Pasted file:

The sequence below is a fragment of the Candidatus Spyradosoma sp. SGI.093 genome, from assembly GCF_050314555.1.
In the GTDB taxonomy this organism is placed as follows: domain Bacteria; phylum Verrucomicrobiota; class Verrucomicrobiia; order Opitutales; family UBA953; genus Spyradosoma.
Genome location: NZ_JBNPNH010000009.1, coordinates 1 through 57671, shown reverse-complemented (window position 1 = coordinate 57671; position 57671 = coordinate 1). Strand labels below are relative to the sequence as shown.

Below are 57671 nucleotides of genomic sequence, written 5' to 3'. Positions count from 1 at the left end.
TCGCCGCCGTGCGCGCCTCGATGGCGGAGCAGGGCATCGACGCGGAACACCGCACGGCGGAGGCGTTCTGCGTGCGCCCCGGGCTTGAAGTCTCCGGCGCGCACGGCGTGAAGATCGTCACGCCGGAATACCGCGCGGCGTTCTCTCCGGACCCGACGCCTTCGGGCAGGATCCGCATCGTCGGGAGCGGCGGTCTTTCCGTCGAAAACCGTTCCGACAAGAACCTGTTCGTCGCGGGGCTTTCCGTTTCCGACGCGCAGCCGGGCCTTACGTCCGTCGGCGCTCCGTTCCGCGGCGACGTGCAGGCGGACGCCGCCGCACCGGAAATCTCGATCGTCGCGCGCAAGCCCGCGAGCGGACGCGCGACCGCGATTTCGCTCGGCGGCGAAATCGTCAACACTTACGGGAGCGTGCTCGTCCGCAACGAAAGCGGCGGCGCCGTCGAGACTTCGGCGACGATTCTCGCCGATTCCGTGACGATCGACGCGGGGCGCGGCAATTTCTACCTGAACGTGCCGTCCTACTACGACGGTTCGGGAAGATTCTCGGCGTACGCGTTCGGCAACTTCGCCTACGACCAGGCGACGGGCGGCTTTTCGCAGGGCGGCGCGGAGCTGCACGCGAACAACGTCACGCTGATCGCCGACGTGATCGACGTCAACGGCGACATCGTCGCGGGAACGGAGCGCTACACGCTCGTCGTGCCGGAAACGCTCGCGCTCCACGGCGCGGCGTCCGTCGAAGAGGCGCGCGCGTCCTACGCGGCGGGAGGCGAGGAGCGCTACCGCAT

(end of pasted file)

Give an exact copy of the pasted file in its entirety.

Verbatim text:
The sequence below is a fragment of the Candidatus Spyradosoma sp. SGI.093 genome, from assembly GCF_050314555.1.
In the GTDB taxonomy this organism is placed as follows: domain Bacteria; phylum Verrucomicrobiota; class Verrucomicrobiia; order Opitutales; family UBA953; genus Spyradosoma.
Genome location: NZ_JBNPNH010000009.1, coordinates 1 through 57671, shown reverse-complemented (window position 1 = coordinate 57671; position 57671 = coordinate 1). Strand labels below are relative to the sequence as shown.

Below are 57671 nucleotides of genomic sequence, written 5' to 3'. Positions count from 1 at the left end.
TCGCCGCCGTGCGCGCCTCGATGGCGGAGCAGGGCATCGACGCGGAACACCGCACGGCGGAGGCGTTCTGCGTGCGCCCCGGGCTTGAAGTCTCCGGCGCGCACGGCGTGAAGATCGTCACGCCGGAATACCGCGCGGCGTTCTCTCCGGACCCGACGCCTTCGGGCAGGATCCGCATCGTCGGGAGCGGCGGTCTTTCCGTCGAAAACCGTTCCGACAAGAACCTGTTCGTCGCGGGGCTTTCCGTTTCCGACGCGCAGCCGGGCCTTACGTCCGTCGGCGCTCCGTTCCGCGGCGACGTGCAGGCGGACGCCGCCGCACCGGAAATCTCGATCGTCGCGCGCAAGCCCGCGAGCGGACGCGCGACCGCGATTTCGCTCGGCGGCGAAATCGTCAACACTTACGGGAGCGTGCTCGTCCGCAACGAAAGCGGCGGCGCCGTCGAGACTTCGGCGACGATTCTCGCCGATTCCGTGACGATCGACGCGGGGCGCGGCAATTTCTACCTGAACGTGCCGTCCTACTACGACGGTTCGGGAAGATTCTCGGCGTACGCGTTCGGCAACTTCGCCTACGACCAGGCGACGGGCGGCTTTTCGCAGGGCGGCGCGGAGCTGCACGCGAACAACGTCACGCTGATCGCCGACGTGATCGACGTCAACGGCGACATCGTCGCGGGAACGGAGCGCTACACGCTCGTCGTGCCGGAAACGCTCGCGCTCCACGGCGCGGCGTCCGTCGAAGAGGCGCGCGCGTCCTACGCGGCGGGAGGCGAGGAGCGCTACCGCAT